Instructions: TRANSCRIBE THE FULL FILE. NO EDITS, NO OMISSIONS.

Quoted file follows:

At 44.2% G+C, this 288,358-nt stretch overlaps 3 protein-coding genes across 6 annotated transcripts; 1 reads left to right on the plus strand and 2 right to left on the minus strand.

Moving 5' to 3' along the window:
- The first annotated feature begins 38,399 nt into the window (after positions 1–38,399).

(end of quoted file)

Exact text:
At 44.2% G+C, this 288,358-nt stretch overlaps 3 protein-coding genes across 6 annotated transcripts; 1 reads left to right on the plus strand and 2 right to left on the minus strand.

Moving 5' to 3' along the window:
- The first annotated feature begins 38,399 nt into the window (after positions 1–38,399).